Juneteenth officially became a national holiday in 2021. It marks the day in 1865 when Union soldiers arrived in Galveston, Texas to order freedom for enslaved people, two and a half years after the Emancipation Proclamation.
On Sunday, many focused on learning about history and tackling racial disparities.
At Calvary Baptist Church, one of the oldest historically Black Baptist churches in Santa Monica, people came together for good soul food, a few a card games and speakers.
In Inglewood, people kept active at a double Dutch tournament with the Los Angeles Lakers and the L.A. Sparks.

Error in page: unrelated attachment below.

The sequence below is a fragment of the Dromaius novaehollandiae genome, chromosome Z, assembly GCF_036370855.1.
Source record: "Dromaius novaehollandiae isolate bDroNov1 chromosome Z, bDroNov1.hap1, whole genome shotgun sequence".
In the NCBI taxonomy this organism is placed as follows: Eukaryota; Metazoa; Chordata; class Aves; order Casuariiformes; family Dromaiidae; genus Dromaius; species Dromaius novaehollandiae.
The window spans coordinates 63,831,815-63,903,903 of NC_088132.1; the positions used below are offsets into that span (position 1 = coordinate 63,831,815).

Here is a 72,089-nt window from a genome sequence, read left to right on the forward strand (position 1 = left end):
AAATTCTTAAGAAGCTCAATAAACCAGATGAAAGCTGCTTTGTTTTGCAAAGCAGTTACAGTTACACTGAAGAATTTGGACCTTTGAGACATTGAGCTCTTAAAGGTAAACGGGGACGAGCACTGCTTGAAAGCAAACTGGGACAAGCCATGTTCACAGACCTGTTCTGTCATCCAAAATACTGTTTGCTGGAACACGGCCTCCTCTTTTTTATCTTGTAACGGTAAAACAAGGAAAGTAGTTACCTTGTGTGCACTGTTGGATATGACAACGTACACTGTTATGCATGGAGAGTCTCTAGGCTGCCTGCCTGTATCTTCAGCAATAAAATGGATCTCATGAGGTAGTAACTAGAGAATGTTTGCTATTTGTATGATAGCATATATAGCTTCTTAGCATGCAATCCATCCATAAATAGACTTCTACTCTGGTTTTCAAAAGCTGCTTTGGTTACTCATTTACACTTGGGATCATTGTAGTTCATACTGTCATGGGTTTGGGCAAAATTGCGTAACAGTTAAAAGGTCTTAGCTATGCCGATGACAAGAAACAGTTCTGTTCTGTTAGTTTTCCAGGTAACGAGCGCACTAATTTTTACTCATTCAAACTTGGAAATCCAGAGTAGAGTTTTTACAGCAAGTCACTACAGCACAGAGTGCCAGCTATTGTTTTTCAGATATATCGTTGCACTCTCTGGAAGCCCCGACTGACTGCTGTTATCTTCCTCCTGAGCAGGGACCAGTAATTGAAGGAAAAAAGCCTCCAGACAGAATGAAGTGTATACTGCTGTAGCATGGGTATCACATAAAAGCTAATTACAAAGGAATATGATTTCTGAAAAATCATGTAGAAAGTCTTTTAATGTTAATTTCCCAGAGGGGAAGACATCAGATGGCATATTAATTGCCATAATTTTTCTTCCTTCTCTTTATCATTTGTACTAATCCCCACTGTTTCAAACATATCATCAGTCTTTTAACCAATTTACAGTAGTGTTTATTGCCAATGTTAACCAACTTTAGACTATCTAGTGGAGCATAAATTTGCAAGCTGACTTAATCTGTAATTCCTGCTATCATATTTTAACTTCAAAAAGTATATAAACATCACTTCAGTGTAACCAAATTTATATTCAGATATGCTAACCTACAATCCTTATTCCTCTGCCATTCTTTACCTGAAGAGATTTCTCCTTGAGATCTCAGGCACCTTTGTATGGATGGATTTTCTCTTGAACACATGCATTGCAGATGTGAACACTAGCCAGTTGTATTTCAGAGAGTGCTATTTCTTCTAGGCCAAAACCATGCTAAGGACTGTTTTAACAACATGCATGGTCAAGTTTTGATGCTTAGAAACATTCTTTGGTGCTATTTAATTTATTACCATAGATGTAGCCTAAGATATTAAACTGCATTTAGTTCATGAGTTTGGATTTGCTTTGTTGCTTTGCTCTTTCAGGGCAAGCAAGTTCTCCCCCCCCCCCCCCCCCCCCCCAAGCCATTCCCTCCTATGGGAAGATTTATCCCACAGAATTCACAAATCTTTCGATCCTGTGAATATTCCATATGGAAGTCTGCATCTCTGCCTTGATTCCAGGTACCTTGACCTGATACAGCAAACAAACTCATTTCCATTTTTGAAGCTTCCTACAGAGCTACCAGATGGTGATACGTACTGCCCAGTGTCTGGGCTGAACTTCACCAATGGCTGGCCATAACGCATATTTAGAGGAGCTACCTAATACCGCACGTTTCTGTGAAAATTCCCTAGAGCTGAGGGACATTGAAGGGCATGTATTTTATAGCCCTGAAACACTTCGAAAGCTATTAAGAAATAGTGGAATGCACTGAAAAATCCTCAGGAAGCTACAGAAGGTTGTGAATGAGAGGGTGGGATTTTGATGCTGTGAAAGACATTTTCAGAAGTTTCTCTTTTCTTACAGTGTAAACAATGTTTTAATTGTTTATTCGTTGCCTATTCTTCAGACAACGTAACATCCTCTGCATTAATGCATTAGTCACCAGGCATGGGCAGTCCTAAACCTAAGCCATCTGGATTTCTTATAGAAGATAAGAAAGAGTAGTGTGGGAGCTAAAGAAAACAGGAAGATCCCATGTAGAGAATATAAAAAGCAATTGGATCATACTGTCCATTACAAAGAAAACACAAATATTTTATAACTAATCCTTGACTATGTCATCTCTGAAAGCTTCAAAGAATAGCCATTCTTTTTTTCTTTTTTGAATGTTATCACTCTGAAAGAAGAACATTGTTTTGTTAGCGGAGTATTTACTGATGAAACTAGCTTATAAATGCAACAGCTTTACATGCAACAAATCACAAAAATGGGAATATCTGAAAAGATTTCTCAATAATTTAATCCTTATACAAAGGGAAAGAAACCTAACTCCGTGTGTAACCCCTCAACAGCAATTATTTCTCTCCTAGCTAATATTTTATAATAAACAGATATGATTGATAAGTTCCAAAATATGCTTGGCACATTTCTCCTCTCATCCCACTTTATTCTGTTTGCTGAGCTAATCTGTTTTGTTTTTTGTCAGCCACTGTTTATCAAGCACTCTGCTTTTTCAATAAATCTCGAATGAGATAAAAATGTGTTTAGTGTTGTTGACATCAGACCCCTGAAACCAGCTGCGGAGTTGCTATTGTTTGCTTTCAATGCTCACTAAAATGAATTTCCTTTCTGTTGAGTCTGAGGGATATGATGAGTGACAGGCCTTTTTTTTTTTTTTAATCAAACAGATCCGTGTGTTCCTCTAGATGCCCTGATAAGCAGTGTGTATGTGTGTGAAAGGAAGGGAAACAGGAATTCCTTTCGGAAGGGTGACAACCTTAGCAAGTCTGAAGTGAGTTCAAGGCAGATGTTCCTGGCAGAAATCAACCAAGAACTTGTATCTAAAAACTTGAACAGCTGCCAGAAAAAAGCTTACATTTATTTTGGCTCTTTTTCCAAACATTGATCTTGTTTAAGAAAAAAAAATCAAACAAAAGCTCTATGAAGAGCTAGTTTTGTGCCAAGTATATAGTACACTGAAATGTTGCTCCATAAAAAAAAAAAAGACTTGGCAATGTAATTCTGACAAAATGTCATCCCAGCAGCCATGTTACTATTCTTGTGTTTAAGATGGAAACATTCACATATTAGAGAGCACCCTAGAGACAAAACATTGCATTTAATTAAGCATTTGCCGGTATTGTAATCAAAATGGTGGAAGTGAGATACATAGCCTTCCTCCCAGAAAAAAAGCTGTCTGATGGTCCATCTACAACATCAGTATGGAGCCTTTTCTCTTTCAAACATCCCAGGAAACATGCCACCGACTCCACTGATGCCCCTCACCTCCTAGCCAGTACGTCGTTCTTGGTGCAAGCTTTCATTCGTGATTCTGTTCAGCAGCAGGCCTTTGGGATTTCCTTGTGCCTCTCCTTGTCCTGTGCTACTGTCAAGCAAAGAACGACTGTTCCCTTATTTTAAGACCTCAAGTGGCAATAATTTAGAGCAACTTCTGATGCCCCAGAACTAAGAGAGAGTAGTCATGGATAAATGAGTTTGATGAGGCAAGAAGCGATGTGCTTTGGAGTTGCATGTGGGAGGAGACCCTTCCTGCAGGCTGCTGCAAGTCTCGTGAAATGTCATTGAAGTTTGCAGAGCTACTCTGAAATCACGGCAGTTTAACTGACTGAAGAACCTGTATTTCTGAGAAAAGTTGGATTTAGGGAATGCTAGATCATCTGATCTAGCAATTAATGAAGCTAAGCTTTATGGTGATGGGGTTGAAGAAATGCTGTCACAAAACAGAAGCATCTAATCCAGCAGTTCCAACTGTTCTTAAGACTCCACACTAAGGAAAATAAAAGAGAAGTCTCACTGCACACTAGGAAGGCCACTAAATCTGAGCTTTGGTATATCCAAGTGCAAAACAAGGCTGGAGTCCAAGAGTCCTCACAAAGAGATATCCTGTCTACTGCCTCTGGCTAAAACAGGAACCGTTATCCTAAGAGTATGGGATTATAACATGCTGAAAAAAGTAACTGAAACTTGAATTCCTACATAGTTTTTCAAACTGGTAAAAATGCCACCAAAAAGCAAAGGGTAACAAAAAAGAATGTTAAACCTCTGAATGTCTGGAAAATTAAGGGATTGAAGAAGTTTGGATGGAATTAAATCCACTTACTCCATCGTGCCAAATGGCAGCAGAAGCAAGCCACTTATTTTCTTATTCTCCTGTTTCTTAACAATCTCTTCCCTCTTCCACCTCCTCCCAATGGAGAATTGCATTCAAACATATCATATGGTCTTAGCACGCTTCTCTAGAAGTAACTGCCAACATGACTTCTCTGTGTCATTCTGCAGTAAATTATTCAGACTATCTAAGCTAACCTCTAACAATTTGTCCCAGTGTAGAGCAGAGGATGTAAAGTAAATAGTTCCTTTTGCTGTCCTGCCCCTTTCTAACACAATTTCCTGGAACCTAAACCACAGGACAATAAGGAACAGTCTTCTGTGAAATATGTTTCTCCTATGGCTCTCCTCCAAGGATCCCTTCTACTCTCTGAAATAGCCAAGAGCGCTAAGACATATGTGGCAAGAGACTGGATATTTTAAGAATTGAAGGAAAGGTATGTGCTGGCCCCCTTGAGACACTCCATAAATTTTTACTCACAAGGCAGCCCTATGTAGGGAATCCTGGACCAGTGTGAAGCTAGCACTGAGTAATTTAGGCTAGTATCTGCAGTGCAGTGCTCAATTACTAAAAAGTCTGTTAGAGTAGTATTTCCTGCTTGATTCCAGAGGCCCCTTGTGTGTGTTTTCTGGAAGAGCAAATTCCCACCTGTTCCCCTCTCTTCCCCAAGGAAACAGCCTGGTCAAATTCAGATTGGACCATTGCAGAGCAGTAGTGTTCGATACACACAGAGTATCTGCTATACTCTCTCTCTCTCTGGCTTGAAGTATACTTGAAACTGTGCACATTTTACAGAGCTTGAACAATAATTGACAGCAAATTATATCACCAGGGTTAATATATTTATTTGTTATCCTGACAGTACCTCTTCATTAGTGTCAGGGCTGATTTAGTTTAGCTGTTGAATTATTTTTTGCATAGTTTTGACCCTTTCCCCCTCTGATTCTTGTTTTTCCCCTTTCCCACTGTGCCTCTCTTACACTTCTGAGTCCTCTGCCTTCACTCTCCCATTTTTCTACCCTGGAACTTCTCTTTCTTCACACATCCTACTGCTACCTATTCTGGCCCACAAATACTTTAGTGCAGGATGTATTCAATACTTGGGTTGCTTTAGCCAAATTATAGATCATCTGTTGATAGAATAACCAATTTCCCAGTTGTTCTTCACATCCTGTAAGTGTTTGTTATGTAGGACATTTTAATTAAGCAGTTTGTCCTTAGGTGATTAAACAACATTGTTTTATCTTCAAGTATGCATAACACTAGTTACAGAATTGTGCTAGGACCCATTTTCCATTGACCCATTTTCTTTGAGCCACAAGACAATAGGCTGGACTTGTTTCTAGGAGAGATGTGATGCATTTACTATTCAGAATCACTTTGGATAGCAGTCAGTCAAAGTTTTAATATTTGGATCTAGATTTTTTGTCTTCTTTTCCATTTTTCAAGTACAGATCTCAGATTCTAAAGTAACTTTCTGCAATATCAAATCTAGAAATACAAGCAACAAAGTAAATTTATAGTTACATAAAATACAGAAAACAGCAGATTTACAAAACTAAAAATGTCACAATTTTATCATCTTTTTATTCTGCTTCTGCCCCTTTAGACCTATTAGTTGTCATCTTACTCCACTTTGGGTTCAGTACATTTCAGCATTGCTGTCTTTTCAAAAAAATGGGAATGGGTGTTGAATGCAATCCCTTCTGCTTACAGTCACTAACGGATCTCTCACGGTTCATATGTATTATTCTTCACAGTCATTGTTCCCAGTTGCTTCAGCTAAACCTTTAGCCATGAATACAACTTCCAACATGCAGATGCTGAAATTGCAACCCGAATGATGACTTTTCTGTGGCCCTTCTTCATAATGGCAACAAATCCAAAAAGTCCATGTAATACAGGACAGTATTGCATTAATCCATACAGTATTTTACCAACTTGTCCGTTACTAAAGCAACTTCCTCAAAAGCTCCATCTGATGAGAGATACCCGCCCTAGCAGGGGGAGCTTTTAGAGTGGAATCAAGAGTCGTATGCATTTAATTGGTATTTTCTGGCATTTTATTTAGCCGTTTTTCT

The L.A. Rams served as Grand Marshal at the Big Inglewood Parade and Freedom Fest.
But Juneteenth is so much more than fun and festivities. It’s about reflecting on a part of history and moving forward. Some say having the day federally recognized is an important step in the right direction
“When you put it on that larger stage, it lets people know this has extreme value,” said Pastor Mack Mossett from Cavalry Baptist Church of Santa Monica. “There’s still a lot of oppression and suppression, and segregation and separation. I’m a firm believer that love can overcome all of that, and we’ve got to start healing at some point.”
In observance of the holiday, There will be many closures Monday, including schools, federal offices and banks.
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